This post is my note for What is…? seminar on Lüroth expansion.

Definition 1. A Lüroth expansion of a real number $x \in (0, 1]$ is a (possibly) infinite sequence $(a_1, a_2, \cdots, a_n, \cdots)$ with $a_n \in \N$ and $a_n \ge 2$ for all $n \ge 1$ such that $\begin{equation} x = \frac{1}{a_1} + \frac{1}{a_1(a_1-1)a_2} + \cdots + \frac{1}{a_1(a_1-1)\cdots a_{n-1}(a_{n-1}-1)a_n} + \cdots \end{equation}$

By abuse of notation, we will something write the right hand side of Definition 1 as $(a_1, a_2, \cdots, a_n, \cdots)$.

Given a system of representation of real numbers in $(0, 1]$, we need to determine whether these representations are 1 to 1 corresponding the numbers in $(0, 1]$. Aslo we should study the (Lüroth) shift map: $\begin{equation} T: (a_1, a_2, \cdots, a_n, \cdots) \mapsto (a_2, \cdots, a_n, \cdots). \label{20170620-2} \end{equation}$

Let us define $T: (0, 1] \to (0, 1]$. For each $x \in (0, 1]$, define $\begin{equation} T(x) = \left\lfloor\frac{1}{x}\right\rfloor \left(\left\lfloor\frac{1}{x}\right\rfloor+1\right)x - \left\lfloor\frac{1}{x}\right\rfloor, \label{20170620-3} \end{equation}$

where $\left\lfloor\alpha\right\rfloor$ is the largest integer that is no more than $\alpha$.

Lemma 2. $T$ is a well-defined map.

Pf. To check this, we need to show that for each $x \in (0, 1]$, $T(x) \in (0, 1]$. For such an $x$, there exists an integer $n \ge 1$ such that $\frac{1}{n+1} < x \le \frac{1}{n}.$ Then $\left\lfloor\frac{1}{x}\right\rfloor = n$. So, $\begin{equation*} 0 < T(x) = n[(n+1)x-1] = n(n+1)\left(x - \frac{1}{n+1}\right) \le 1. \end{equation*}$ This finishes the proof of the lemma. $\vartriangleleft$

Remark. (1) There is more to say from the proof of the lemma: for each integer $n \ge 1$, $T$ defines a bijective map between $(\frac{1}{n+1}, \frac{1}{n}]$ and $(0, 1]$.

(2) Suppose $x \in (0, 1]$ and $(a_1, \cdots, a_n, \cdots)$ is such that Definition 1 holds. Then $\left\lfloor\frac{1}{x}\right\rfloor = a_1-1$. Hence by definition, we have $\begin{equation*} T(x) = (a_1-1)a_1 \cdot x-(a_1-1) = (a_2, \cdots, a_n, \cdots) \end{equation*}$ This shows that the definition of $T$ in $\eqref{20170620-3}$ make it exactly a shift map in the sense of $\eqref{20170620-2}$.

Theorem 3. There is one and exactly one Lüroth expansion for each $x \in (0, 1]$.

Proof. Let’s prove the uniqueness first. Suppose $(a_1, \cdots, a_n, \cdots)$ is a Lüroth expansion for $x$. Then Definition 1 holds. In the remark above, we see that $x = \frac{1}{a_1}+\frac{1}{a_1(a_1-1)}T(x).$ Therefore, we have $\frac{1}{a_1} < x \le \frac{1}{a_1}+\frac{1}{a_1(a_1-1)} = \frac{1}{a_1-1}.$ Since $a_1$ is an integer, we must have $a_1 = \left\lfloor\frac{1}{x}\right\rfloor+1$. Recursively, we can determine $a_2$ using $T(x)$. In general, we have $\begin{equation} a_n = \left\lfloor\frac{1}{T^{n-1}(x)}\right\rfloor+1 \ge 2. \label{20170620-4} \end{equation}$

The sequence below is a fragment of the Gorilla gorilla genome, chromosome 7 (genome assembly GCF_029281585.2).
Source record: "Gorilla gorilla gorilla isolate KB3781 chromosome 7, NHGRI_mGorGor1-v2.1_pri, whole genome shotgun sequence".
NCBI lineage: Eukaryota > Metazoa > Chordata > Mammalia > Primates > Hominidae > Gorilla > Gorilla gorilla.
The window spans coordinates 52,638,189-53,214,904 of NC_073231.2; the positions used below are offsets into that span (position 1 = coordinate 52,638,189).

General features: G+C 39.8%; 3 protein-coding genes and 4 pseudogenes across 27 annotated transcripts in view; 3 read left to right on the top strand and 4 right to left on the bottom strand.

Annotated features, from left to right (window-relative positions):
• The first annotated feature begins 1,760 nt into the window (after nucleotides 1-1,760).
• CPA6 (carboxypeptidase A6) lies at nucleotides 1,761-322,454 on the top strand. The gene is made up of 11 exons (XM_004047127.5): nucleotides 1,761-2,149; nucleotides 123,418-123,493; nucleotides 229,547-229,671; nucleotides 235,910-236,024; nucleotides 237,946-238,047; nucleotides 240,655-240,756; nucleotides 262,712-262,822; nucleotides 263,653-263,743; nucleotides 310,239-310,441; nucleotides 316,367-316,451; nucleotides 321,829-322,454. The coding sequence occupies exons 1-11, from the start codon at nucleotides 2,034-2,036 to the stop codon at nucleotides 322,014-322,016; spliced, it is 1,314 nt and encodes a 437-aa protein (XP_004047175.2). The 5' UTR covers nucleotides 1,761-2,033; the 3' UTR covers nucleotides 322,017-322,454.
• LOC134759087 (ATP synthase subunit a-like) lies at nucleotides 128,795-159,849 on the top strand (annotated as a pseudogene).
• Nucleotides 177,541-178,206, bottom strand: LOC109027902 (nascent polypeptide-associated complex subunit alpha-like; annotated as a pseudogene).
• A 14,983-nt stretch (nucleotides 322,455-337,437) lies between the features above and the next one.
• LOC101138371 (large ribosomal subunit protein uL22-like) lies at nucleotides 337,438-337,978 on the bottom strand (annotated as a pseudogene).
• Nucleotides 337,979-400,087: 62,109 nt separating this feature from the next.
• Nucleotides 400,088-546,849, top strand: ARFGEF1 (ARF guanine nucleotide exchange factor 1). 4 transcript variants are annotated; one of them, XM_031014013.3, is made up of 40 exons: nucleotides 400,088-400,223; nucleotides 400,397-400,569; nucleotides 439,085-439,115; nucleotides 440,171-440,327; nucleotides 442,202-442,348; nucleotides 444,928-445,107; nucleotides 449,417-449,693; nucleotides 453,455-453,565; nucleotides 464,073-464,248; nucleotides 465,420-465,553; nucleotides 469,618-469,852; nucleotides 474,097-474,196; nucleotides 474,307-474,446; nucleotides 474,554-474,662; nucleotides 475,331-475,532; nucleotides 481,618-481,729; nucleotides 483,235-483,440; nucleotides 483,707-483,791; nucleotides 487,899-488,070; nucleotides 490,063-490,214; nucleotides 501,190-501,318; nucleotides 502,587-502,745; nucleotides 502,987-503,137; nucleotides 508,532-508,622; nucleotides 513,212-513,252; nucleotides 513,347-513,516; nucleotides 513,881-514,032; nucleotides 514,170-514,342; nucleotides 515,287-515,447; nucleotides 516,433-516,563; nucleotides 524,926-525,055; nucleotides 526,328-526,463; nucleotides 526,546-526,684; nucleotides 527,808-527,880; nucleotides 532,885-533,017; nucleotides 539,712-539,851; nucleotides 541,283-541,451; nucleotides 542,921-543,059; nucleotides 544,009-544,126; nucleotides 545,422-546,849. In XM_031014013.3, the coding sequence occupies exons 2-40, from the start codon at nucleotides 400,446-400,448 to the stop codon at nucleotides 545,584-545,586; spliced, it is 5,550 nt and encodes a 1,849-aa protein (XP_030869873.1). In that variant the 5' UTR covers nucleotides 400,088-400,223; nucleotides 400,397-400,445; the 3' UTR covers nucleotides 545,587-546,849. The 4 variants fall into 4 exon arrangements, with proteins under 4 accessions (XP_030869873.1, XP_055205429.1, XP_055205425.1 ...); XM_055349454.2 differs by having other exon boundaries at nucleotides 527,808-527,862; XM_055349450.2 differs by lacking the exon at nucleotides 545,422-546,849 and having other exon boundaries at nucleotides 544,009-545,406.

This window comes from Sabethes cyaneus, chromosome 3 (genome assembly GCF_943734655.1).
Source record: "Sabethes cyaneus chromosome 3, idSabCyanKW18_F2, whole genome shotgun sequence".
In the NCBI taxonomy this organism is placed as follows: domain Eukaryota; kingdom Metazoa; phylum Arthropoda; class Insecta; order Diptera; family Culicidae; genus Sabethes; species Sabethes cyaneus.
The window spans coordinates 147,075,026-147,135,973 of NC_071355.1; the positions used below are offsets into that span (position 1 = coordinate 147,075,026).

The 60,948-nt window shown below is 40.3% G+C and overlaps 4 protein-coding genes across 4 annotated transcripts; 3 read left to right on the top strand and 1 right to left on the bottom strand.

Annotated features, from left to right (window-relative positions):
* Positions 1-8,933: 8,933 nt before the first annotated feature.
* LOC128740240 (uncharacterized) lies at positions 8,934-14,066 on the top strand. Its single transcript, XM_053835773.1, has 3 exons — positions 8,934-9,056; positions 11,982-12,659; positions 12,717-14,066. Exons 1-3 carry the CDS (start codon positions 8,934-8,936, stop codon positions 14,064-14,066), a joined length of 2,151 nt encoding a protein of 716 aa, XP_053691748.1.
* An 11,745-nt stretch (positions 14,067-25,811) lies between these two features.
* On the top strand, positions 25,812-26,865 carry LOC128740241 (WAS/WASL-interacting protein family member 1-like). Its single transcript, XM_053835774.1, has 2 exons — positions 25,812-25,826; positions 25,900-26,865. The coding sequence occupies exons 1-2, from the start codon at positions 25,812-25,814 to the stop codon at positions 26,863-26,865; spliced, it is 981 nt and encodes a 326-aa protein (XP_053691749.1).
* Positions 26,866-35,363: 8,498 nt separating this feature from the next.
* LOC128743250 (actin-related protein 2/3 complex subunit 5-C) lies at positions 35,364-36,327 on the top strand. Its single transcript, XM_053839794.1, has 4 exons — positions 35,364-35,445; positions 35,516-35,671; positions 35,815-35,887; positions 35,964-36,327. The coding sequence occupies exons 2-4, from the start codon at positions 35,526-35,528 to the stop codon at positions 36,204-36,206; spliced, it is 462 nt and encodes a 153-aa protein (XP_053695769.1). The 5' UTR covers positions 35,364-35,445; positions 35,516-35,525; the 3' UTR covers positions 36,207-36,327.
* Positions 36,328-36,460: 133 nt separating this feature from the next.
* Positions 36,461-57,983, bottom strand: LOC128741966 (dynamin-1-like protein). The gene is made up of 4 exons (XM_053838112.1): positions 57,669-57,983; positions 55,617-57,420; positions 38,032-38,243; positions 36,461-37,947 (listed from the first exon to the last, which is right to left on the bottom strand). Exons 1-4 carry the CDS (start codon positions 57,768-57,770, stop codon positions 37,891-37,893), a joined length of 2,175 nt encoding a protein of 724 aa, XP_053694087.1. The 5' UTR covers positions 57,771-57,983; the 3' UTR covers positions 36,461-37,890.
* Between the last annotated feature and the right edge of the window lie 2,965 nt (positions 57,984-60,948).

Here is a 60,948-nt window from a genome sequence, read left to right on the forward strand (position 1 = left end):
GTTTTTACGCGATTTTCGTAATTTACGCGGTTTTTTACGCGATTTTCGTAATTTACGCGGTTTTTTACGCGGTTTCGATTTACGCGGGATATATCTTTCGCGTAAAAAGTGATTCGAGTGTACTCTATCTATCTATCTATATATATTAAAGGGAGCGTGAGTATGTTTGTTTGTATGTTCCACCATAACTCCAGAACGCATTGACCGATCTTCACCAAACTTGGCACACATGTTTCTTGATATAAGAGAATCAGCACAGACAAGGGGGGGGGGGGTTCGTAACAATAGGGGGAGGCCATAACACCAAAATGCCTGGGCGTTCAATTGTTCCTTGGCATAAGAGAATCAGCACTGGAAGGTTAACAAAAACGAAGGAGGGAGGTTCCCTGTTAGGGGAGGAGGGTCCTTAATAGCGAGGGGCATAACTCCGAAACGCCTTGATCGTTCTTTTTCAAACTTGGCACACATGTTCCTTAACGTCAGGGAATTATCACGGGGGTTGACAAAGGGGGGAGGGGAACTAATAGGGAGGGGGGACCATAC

This proves the uniqueness.

For the existence of such Lüroth expansion for $x$, we set $a_n$ by $\eqref{20170620-4}$. We need to verify Definition 1. But by the definition of $T$ as in $\eqref{20170620-3}$, $x = \frac{1}{\left\lfloor\frac{1}{x}\right\rfloor+1} + \frac{1}{\left(\left\lfloor\frac{1}{x}\right\rfloor+1\right)\left\lfloor\frac{1}{x}\right\rfloor}T(x) = \frac{1}{a_1}+\frac{1}{a_1(a_1-1)}T(x).$ Recursively, we get $\begin{equation*} x = \frac{1}{a_1} + \frac{1}{a_1(a_1-1)a_2} + \cdots + \frac{1}{a_1(a_1-1)\cdots a_{n-1}(a_{n-1}-1)a_n}T^n(x) \end{equation*}$ Using the facts that $0 < T^n(x) \le 1$ and $a_n \ge 2$ for all n, $\begin{equation*} \lim_{n \to \infty} \left|x - \left(\frac{1}{a_1} + \frac{1}{a_1(a_1-1)a_2} + \cdots + \frac{1}{a_1(a_1-1)\cdots a_{n-1}}\right)\right| = 0. \end{equation*}$ This verifies Definition 1. $\square$

Next, we are going into an important property of the Lüroth shift $T$: $T$ is ergodic with respect to the usual Haar measure $\mu$ on $(0, 1]$. Instead of proving it, we are going to explore some interesting properties from this fact together with Birkhoff’s Ergodic Theorem.

Theorem 4 (Birkhoff’s Ergodic Theorem). Let $f: (0, 1] \to \R$ be a measurable function. Then for almost every $x \in (0, 1]$, $\begin{equation} \lim_{n \to \infty} \frac{1}{n}\sum_{i=0}^{n-1} f \circ T^i(x) = \int f \, d\mu. \label{20170620-5} \end{equation}$

Example 1. Let $A$ be some measurable set in $(0, 1]$, and define $\begin{equation*} f(x) = \left\{\begin{array}{ll} 1, & x \in A \\ 0, & x \not\in A \end{array}\right.. \end{equation*}$ Then Theorem 4 is amount to say that “time-averages” is the same as “space-averages” almost everywhere for the Lüroth shift $T$. Indeed, this is a general property for all ergodic maps.

Example 2. Let $k$ be an integer such that $k \ge 2$. Define $\begin{equation*} f(x) = \left\{\begin{array}{ll} 1, & a_1(x) = k \\ 0, & \text{otherwise} \end{array}\right., \end{equation*}$ where $a_1(x)$ is the first term of the Lüroth expansion of $x$. The left hand side of $\eqref{20170620-5}$ calculate the average appearance of $k$, and the right hand side is equal to $\frac{1}{k(k-1)}$ since $f(x)=1$ if and only if $x \in (\frac{1}{k-1}, \frac{1}{k}]$. Therefore, the average appearance of $k$ is $\frac{1}{k(k-1)}$, for $k \ge 2$.

Example 3. Define $f(x) = \ln\left(\left\lfloor\frac{1}{x}\right\rfloor+1\right).$ Suppose $x = (a_1, \cdots, a_n, \cdots)$ is a nice point in $(0, 1]$. By $\eqref{20170620-4}$, the left hand side of $\eqref{20170620-5}$ becomes $\lim_{n \to \infty} \frac{1}{n}\sum_{i=1}^{n} \ln a_i.$ For the right hand side, $\begin{equation*} \begin{split} \int_0^1 f(x) \, dx &= \sum_{n=1}^{\infty} \int_{\frac{1}{n+1}}^{\frac{1}{n}} \ln(n+1) \, dx \\ &= \sum_{n=1}^\infty \frac{\ln(n+1)}{n(n+1)} \approx 1.22638 \end{split} \end{equation*}$ Therefore, $\lim_{n \to \infty} \sqrt[n]{\prod_{i=1}^n a_i} \approx e^{1.22638}.$